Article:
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Volume 2012 (2012), Article ID 612891, 5 pages
A Model for Conjoint Shape Memory and Pseudo-Elastic Effects during Martensitic Transformation
Unité de Physique des Dispositifs à Semi-Conducteurs, Faculté des Sciences de Tunis, Tunis El Manar University, 2092 Tunis, Tunisia
Received 9 August 2012; Accepted 30 August 2012
Academic Editors: Y.-D. Wang and Y. Xu
Copyright © 2012 K. Boubaker. This is an open access article distributed under the Creative Commons Attribution License, which permits unrestricted use, distribution, and reproduction in any medium, provided the original work is properly cited.
Shape memory alloys (SMA) are metals which can restore their initial shape after having been subjected to a deformation. They exhibit in general both nonlinear shape memory and pseudoelastic effects. In this paper, shape memory alloy (SMA) and its constitutive model with an empirical kinetics equation are investigated. A new formulation to the martensite fraction-dependent Young modulus has been adopted and the plastic deformation was taken into account. To simulate the variations, a one-dimensional constitutive model was constructed based on the uniaxial tension features.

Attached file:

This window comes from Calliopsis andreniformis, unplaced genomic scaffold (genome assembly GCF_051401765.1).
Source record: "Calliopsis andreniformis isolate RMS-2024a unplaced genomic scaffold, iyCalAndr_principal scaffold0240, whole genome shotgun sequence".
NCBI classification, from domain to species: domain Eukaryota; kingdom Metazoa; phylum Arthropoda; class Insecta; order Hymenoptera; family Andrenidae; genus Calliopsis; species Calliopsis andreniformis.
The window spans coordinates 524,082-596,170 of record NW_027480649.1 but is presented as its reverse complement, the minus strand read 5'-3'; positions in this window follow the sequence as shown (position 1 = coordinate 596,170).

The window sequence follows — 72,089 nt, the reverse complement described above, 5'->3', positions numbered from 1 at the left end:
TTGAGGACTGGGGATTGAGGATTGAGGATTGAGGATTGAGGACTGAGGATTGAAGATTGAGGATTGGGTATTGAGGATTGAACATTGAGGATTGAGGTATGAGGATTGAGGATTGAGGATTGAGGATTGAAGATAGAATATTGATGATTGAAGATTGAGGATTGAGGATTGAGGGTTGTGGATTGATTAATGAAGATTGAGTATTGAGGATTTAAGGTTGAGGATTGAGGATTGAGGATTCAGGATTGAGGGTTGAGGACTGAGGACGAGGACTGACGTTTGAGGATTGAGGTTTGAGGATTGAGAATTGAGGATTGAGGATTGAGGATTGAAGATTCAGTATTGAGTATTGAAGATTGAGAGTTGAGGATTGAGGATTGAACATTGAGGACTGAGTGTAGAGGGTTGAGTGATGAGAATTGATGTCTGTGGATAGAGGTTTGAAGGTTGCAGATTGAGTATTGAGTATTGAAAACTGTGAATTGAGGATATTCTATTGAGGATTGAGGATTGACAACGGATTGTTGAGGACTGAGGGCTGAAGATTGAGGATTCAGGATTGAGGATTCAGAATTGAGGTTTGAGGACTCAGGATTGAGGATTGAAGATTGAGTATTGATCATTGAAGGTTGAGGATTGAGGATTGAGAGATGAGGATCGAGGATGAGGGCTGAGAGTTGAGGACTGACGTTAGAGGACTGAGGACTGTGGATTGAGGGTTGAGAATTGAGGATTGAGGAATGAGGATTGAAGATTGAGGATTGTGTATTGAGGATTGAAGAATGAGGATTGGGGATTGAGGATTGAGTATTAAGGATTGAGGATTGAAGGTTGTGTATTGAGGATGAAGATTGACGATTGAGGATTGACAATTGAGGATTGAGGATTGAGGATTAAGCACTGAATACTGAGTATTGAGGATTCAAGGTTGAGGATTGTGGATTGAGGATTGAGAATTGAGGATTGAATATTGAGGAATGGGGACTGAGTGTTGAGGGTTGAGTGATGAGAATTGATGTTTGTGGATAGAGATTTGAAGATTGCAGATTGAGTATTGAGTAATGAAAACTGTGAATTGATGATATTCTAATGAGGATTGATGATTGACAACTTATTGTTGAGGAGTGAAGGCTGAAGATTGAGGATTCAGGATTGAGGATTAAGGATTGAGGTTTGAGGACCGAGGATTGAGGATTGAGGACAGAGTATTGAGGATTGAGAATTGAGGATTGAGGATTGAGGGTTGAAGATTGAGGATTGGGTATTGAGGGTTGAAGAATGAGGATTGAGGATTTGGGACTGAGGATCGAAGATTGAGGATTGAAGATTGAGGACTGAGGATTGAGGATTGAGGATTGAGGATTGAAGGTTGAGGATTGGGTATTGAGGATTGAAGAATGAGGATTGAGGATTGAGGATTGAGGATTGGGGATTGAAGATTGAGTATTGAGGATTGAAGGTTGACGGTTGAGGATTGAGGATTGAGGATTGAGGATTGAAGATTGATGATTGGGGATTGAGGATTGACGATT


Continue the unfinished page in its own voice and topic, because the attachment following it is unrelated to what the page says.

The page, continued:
Recently, smart metals and alloys have been extensively used in several metallurgical applications, due to their great potential in updated structures and design [1–10]. Among these materials, shape memory alloys (SMA) have attracted more attention, due to their ability to develop extremely large recoverable strains and great forces in the field of biomedical, metallurgy, aerospace, and civil structures [5–10]. In SMA matrices, pseudoplastic effect creates different stress strain behavior resulting in a stress strain curve which lies on the curve produced by the initial linear elastic response during loading. Consecutive and continued unloading may produce linear elastic behavior that eventually returns the structure to the zero stress strain state.